Construction is a significant contributor to the U.S. economy and one of the largest consumers of mining, manufacturing and various other industries. However, the construction industry, unfortunately, has become a substantial contributor to global waste, which poses a great danger to the environment if not managed or recycled properly.
Annual construction waste is expected to reach 2.2 billion tons globally by 2025. In a 2018 study, the Environmental Protection Agency (EPA) reported the U.S. generated over 600 million tons of construction-related waste. For this reason, construction industries need to find sustainable, suitable methods to manage construction and demolition materials.
In an ever-advancing industry like construction, landfill diversion can become a go-to strategy on most projects. As industry leaders, we must do our part to develop sustainable practices, uncover communal benefits and employ high-impact environmental initiatives like green construction. Below are three considerations to help evolve construction.
Rethink and Reduce Construction Waste
Construction sites are a hotbed for high-impact environmental initiatives. However, if not correctly handled, this waste can have severe ecological impacts with toxins leaching into the soil and contributing to the growing landfill space problem. Fortunately, most construction and demolition (C&D) waste can be recycled or repurposed. By practicing source reduction, salvaging, recycling, reusing existing materials, and selling used and recycled materials and products, leaders in construction can help divert C&D materials.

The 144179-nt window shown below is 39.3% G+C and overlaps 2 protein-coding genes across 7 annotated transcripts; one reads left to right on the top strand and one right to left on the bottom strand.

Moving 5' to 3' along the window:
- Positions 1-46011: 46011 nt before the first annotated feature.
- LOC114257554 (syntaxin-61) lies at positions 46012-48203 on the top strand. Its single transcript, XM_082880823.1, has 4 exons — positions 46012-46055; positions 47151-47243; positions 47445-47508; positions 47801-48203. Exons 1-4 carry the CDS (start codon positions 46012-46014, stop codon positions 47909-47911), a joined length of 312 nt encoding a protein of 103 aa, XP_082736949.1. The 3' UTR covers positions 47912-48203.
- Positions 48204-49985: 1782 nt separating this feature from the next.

Source reduction prevents waste from being generated and reduces energy use, waste generation and life-cycle material use. Industry leaders should consider taking source reduction measures when possible, such as using preservation methods, employing alternative framing techniques, and designing new buildings that can easily adapt to future upgrades. In addition, construction leaders can work to be more precise with purchasing to prevent excess materials and the subsequent packaging waste from arriving at a construction site.
When employing environmentally-friendly initiatives, it is important to start a project with this goal in mind. Recovering used, but still-valuable materials, for further use is an effective way to conserve resources and save costs. If construction and demolition waste cannot be salvaged, companies should identify where building components can be recycled or sold. Concrete from demolition projects is easy to sell and it can be reused in an environmentally-friendly way, such as creating permeable outdoor pavers or the bed foundation for utility trenches. The road to C&D waste reduction begins with a plan, clear communication and expectations, and site management.
Benefit from Good C&D Waste Management
Aside from the various environmental benefits of good waste management, reducing the disposal of C&D materials creates jobs. EPA’s 2016 Recycling Economic Information (REI) Report showed C&D recycling created 175,000 jobs in one year alone, which translates to local business opportunities.